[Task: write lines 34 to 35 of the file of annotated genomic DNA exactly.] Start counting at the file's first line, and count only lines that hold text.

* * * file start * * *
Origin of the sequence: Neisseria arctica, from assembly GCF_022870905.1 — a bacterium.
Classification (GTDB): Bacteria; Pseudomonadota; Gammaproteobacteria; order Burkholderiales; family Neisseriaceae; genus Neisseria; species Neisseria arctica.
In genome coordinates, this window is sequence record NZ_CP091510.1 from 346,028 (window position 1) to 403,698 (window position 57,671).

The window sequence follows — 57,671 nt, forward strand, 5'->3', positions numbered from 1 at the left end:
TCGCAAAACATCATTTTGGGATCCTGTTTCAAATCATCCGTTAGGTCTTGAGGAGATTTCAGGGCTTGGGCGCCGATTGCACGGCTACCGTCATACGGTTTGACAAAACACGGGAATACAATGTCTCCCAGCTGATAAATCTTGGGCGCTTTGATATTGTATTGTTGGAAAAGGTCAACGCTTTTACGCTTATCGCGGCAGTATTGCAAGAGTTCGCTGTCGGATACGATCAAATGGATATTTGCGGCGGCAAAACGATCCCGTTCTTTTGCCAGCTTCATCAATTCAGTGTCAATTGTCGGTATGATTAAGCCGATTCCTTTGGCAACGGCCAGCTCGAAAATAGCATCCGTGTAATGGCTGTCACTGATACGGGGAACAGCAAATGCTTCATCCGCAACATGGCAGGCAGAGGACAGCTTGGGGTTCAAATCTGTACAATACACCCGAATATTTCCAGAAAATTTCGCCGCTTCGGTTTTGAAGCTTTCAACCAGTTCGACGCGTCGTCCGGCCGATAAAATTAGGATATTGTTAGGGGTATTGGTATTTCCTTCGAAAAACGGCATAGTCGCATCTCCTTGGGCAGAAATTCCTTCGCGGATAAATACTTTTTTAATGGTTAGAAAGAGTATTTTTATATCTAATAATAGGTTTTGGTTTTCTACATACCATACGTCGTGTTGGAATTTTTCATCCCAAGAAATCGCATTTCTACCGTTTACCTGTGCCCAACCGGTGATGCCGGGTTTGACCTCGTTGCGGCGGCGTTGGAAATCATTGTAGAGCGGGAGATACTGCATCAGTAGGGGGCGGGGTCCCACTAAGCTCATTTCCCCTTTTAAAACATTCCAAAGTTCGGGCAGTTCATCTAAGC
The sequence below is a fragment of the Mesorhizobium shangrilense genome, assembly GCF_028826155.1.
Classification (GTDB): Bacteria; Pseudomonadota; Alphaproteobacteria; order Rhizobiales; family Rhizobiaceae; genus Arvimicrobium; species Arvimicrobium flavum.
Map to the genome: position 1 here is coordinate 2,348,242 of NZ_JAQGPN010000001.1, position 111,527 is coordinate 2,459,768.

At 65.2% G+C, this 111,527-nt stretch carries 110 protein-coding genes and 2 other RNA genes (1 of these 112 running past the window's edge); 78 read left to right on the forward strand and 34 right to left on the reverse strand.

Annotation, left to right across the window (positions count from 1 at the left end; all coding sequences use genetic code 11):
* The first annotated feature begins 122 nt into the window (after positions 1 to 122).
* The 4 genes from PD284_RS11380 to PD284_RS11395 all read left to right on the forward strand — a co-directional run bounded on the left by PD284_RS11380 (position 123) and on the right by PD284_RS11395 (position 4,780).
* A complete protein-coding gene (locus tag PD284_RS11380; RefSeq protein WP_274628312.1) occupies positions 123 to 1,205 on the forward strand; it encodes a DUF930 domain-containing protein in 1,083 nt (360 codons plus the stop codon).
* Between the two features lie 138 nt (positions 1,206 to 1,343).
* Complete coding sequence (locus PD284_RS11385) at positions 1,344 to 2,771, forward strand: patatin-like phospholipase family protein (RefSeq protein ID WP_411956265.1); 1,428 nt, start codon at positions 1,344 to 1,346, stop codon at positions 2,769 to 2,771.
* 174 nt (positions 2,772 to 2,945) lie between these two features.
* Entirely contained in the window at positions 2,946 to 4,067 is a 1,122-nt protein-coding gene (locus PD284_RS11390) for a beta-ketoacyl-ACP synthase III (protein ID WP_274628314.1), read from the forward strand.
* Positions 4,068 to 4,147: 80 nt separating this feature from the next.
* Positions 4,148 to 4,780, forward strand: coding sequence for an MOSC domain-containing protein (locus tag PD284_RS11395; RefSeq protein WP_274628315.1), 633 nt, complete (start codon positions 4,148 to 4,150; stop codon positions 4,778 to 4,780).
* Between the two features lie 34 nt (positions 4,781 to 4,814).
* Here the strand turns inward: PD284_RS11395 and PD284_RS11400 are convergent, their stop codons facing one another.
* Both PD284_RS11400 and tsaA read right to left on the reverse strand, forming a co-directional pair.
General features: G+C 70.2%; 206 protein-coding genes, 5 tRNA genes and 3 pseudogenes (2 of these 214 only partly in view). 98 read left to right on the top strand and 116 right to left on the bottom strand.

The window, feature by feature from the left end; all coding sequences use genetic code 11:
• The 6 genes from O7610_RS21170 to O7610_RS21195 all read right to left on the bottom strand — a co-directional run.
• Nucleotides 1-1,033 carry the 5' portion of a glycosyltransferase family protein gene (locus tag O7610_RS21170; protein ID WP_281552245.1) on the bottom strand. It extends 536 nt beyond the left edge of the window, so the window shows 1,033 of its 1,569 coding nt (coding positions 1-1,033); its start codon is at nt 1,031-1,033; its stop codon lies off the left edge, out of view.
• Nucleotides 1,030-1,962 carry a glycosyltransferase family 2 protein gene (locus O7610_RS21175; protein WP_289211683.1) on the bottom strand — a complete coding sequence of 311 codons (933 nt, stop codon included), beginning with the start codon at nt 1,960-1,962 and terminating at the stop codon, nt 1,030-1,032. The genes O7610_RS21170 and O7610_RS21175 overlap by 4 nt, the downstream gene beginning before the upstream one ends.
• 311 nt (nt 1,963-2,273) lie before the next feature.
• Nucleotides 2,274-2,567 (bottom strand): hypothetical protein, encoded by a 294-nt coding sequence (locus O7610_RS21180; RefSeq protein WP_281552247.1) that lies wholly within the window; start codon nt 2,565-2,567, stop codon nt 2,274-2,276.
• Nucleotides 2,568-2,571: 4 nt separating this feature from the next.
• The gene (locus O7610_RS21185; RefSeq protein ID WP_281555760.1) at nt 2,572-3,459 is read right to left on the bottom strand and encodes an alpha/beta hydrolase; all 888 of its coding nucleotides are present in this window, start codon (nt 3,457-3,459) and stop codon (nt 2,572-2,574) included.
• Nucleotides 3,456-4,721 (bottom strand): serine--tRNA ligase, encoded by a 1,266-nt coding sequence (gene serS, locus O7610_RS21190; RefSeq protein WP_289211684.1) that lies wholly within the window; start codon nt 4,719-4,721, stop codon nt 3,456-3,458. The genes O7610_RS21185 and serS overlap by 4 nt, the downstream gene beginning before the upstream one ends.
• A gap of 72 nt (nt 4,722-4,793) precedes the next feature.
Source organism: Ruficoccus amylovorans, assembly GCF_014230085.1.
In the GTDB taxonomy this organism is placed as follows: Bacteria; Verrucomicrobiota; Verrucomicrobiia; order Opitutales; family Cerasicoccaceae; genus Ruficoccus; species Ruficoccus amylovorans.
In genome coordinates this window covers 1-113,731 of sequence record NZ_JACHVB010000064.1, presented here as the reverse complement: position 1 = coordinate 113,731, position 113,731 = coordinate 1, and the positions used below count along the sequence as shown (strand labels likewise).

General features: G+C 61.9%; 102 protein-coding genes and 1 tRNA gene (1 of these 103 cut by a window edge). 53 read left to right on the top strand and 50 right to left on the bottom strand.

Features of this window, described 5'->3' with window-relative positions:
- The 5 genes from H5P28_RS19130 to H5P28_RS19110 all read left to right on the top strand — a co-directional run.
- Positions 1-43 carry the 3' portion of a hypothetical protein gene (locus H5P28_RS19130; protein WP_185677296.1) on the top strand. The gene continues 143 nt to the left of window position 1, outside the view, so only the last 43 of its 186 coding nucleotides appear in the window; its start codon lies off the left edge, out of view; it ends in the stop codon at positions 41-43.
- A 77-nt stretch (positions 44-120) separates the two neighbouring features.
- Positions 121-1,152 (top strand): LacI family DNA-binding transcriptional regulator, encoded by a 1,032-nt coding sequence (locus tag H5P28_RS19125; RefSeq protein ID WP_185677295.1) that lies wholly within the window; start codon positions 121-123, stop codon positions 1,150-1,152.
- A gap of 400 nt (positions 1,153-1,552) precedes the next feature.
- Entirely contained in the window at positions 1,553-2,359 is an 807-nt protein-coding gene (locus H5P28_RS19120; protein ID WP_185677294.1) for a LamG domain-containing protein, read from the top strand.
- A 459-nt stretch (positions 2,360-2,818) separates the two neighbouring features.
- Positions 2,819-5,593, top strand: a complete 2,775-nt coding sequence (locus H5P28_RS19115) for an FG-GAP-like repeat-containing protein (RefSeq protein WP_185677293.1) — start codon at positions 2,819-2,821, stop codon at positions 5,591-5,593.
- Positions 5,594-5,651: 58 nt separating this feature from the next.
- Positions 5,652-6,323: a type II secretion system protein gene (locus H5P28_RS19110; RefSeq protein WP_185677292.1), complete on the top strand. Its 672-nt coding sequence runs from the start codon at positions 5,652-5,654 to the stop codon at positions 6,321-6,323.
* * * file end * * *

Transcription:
Source organism: Ruficoccus amylovorans, assembly GCF_014230085.1.
In the GTDB taxonomy this organism is placed as follows: Bacteria; Verrucomicrobiota; Verrucomicrobiia; order Opitutales; family Cerasicoccaceae; genus Ruficoccus; species Ruficoccus amylovorans.